Part music video, part show reel, the film is a nuanced look into the past of one of London's top clowns.

Part music video, part show reel, the film is a nuanced look into the past of one of London’s top clowns.

If America really is suffering from a shortage of clowns, we suggest they look across the Atlantic. No, not at the Houses of Parliament but at the plethora of quality clowning talent around London cabaret venues. One such example is Dott Cotton who has been shaking it all over the capital for some years both as part of the Late Night Shop Cabaret troupe and as a solo performer at shows like the Hippodrome Casino’s Boom & Bang.

For those yet to catch this wonderful creature live, the music video-cum show reel below should be enough incentive to seek her out. What’s more, it reveals much about the clown’s history. See below for details but for now roll VT.

Called Nobody Wants My Carousel, the video is a collaboration between Cotton and her partner’s music project The International Idiots. The decision to shoot the film as a non-staged show reel was an idea they conceived whilst living in a pigeon-infested high rise in Bethnal Green, an area Cotton describes as “aesthetically bleak and run down”. As they were due to move out at the end of the month, they thought it was a perfect time to capture the essence of their work from the last year. “We wanted to create something using that typical show reel structure, but which looked very different and as we had no budget to hire a venue, we relied on the notion that the street is free,” says Cotton.

Her clown character started life as a street performer working across Europe on beaches and street corners. When she landed back in London, her work progressed onto a staged environment. Significantly, the track uses an Edith Piaf sample taken from her song My Lost Melody in which “the little sparrow” sings of her memories of street performing with her contortionist father and how the tune of the carousel still haunts her dreams. The number holds a great deal of nostalgia for Cotton, who used to dance at local fairs and street festivals often without her own musical accompaniment. She would set up pitch near the loudest music at various fairs, which in Germany and France typically was that of a carousel. This motif has been recently replicated by Cotton on the South Bank and Brighton pier, in promotion for various shows in the UK.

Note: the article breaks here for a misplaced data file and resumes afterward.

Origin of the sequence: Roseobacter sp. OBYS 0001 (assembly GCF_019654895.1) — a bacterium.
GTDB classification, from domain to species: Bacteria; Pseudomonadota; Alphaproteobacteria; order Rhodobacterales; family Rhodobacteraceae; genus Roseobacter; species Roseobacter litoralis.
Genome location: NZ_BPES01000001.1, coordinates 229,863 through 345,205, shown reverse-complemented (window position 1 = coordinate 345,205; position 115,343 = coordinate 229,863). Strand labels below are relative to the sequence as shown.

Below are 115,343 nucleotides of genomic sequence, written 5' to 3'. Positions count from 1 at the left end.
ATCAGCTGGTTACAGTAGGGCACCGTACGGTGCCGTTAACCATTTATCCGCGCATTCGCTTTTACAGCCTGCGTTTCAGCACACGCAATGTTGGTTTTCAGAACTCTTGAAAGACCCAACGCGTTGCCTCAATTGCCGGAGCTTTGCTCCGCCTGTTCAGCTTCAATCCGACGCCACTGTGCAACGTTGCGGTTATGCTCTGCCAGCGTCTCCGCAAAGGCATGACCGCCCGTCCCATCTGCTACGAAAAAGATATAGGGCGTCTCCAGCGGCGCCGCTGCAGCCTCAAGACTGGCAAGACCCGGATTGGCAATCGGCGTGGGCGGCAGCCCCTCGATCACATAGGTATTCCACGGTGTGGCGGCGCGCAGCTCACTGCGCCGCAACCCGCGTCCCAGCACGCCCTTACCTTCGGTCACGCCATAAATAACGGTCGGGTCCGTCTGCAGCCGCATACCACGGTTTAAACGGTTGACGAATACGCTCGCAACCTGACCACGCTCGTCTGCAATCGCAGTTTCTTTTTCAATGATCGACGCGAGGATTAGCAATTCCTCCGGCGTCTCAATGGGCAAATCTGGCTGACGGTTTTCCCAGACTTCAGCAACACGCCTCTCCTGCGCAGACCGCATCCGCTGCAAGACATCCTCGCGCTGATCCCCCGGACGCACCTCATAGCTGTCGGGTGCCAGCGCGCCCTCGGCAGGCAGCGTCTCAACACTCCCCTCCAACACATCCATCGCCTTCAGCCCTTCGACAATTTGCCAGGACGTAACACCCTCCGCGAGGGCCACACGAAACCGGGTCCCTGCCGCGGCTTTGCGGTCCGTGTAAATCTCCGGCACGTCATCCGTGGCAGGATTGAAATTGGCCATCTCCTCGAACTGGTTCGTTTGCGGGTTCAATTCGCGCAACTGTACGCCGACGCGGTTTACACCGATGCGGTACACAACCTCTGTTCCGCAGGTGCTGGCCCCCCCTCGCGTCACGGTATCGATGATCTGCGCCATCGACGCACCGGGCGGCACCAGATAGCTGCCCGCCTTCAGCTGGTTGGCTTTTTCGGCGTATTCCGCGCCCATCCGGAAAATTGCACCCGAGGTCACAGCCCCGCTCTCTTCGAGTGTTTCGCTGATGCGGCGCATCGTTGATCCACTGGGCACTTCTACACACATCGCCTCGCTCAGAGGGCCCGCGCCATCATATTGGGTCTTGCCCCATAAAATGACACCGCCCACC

Dott Cotton by Steph Hartop

Dott Cotton by Steph Hartop

The locations chosen for the film were all within stone’s throwing distance of the flat Cotton shared at the time with her partner. Above the flat, they had access to the roof and other interesting locations overseeing the train tracks and railway arches in Bethnal Green, East London. Filming was undertaken by the photographer Nick Tucker who was experimenting with film as a new format. This has led to most of the shots having a very strong photographic aesthetic. As Cotton explains, “we chose five costumes and matched them up to five locations in the area. It took just an afternoon to film, as we were very organised and knew exactly what we wanted from the shoot.”

To round off the film and to give it a narrative edge, they decided to incorporate Cotton’s use of radio in her work to channel the idea of lost memories. We see Cotton turning the radio on and scanning through the dial to find some music; what she finds reminds her of time spent street performing and induces memories of dancing on the pavement. The film is deliberately themed this way: it is through Cotton’s imagination that we see ghosts of herself performing in unlikely environments.

“It was a really fun project to film and as Bethnal Green is quiet during the day, we encountered very little interruption, just a few odd looks from taxi drivers and mechanics working in the area,” says Cotton. She tends to walk around and travel as her clown character a great deal so some of the local businesses already knew her and even welcomed the use of their car parks. “It was beautiful to see rose petals scattered amongst the pigeon poo and archway scum outside of Bethnal Green Station. They were still there two weeks later and made us smile to think the essence of the film was still lingering in the streets of Bethnal Green.”

More information on Dott Cotton and The International Idiots can be found on their joint website

Words: Dott Cotton/Franco Milazzo